Life Sciences

Using Lore IO to Reshape Clinical Trials Data

In the days following the introduction of our COVID-19 Drugs and Vaccines Dashboard, we received questions regarding how we transformed the data to create the data visualization. In this blog post, I will briefly demonstrate how we used our tool to produce a 360° view with normalized data using a top-down approach. This transformation of data simplified the creation of the dashboard.

Use case

Since the beginning of the COVID-19 pandemic, many websites have been published to help people understand what the state of the pandemic is in different countries.

As a data transformation company, we decided we could also help make information easily accessible, and more specifically, the data related to research around medications and vaccines. Today, I am going to dive into how we used our technology to reshape clinical trials data with minimum coding, and made it easy to build a smart BI dashboard on top of it.

Designing the solution

We took a “top-down” approach to build this dashboard. The top-down approach begins with the big picture, then breaks down into smaller segments. So, for this case, we started from the result and went step-by-step to the raw data. This approach is closer to real life use cases, business users who want to consume some data, have an idea of what they want, and are not that focused on the current, available data and/or the current schema of the data.

The obvious first step was to design a draft of the dashboard that we wanted to build. We knew we wanted a world map, some information about the research (i.e. name, phase, etc.), the sponsor, and the timeline around it.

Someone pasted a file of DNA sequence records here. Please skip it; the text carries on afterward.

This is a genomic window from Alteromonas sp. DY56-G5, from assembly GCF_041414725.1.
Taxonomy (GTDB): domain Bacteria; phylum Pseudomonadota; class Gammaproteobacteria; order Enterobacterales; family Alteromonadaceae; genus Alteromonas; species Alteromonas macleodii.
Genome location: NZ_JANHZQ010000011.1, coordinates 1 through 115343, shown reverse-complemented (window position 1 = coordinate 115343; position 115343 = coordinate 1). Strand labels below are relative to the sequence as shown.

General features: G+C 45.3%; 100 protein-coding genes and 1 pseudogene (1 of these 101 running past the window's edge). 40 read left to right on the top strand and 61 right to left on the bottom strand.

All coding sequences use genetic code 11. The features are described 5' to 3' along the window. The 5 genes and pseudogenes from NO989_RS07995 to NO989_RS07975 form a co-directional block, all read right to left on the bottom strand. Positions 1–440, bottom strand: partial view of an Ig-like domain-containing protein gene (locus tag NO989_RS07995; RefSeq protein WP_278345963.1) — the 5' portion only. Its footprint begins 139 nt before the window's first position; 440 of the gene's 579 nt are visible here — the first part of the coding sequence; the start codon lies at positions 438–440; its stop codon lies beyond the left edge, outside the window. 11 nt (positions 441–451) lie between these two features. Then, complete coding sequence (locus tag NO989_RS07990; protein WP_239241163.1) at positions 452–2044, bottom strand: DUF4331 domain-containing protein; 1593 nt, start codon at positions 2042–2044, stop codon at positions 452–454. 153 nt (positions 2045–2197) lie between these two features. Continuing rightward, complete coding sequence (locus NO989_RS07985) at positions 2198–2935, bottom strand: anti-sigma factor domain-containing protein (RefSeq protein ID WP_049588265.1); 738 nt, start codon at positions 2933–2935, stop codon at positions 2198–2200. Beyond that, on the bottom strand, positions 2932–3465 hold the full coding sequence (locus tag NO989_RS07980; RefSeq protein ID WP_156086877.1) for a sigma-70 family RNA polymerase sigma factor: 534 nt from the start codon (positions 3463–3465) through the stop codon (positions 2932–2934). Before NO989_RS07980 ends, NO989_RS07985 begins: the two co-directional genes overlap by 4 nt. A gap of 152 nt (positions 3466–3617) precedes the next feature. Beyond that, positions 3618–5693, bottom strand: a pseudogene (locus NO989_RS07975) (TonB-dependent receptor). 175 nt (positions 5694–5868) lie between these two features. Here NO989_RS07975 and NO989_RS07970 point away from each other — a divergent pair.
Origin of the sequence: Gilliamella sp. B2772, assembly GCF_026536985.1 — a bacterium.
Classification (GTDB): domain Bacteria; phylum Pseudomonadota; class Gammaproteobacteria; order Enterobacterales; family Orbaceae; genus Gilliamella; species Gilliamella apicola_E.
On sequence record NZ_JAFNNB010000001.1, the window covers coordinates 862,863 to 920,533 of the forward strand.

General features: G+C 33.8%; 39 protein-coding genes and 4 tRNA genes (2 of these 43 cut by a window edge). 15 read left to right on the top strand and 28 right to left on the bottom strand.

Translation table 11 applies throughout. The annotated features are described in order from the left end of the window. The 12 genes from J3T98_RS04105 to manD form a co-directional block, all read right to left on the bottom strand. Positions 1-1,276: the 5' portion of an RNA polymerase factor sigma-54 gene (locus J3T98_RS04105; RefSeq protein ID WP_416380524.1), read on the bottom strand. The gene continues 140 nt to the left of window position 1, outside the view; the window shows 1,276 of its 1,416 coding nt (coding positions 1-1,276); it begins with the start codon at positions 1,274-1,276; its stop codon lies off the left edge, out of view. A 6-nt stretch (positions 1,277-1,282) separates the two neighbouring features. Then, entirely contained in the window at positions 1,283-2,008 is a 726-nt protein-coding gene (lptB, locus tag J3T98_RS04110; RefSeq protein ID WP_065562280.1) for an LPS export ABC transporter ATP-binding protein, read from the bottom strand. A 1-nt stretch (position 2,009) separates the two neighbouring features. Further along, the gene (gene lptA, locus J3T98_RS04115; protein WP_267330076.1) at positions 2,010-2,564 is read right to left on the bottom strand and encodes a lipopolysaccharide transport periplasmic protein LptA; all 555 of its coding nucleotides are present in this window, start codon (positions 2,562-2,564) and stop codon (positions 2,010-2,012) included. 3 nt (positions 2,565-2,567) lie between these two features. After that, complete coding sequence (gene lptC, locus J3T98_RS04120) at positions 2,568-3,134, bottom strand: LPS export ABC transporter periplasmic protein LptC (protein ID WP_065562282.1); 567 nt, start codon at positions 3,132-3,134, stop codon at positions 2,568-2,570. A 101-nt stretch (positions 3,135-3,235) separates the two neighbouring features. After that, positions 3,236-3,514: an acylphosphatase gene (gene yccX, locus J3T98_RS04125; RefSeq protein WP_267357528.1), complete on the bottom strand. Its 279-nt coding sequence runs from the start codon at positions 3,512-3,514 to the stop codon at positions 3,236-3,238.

Once we had some draft requirements of the dashboard, the next step was to design the table(s) that would enable us to build this dashboard. We decided to go with a 360° view with the primary entity being “Clinical Trials.” A 360° table is a denormalized table where each line contains all the information about a specific entity. It has the advantage of making BI queries extremely easy and fast.

In Lore IO, we begin by modeling the final output. For that we created a “New Table” with all the columns that are required to build our dashboard. A new table is the template of a table that has a name and comprehensive columns defined, but has no data. It allows the ability to model the output that you want without worrying about the transformations needed to fill it.

Our table in Lore IO. The unfilled green circles denote the column has been defined, but not yet “linked” to any real data.

The next step was to begin filling this table with some real data. We utilized the website clinicaltrials.gov, where official government data pertaining to current drug and vaccination trials is hosted. The law requires information regarding all federally and privately funded clinical trials be made public, as well as requiring the entity conducting the trial to provide the following information: the purpose of each experimental drug, basic information detailing the results of the trial, and any adverse events.

For this, we downloaded all the COVID-19 related data from clinicaltrials.gov in CSV format (https://clinicaltrials.gov/ct2/results?cond=COVID-19). We then easily created a new table based on the CSV file downloaded.

The search results being imported in Lore IO.

The SearchResults table with all its columns immediately available for use.

Once the data was imported, our next step was to “link” it to our previously created new table. Because the SearchResults table was already at the clinical trials level, we were able to define our Clinical Trials table as a map table on top of the SearchResults. A map table is constructed by unifying (in the SQL-sense) one or more of the input tables’ records.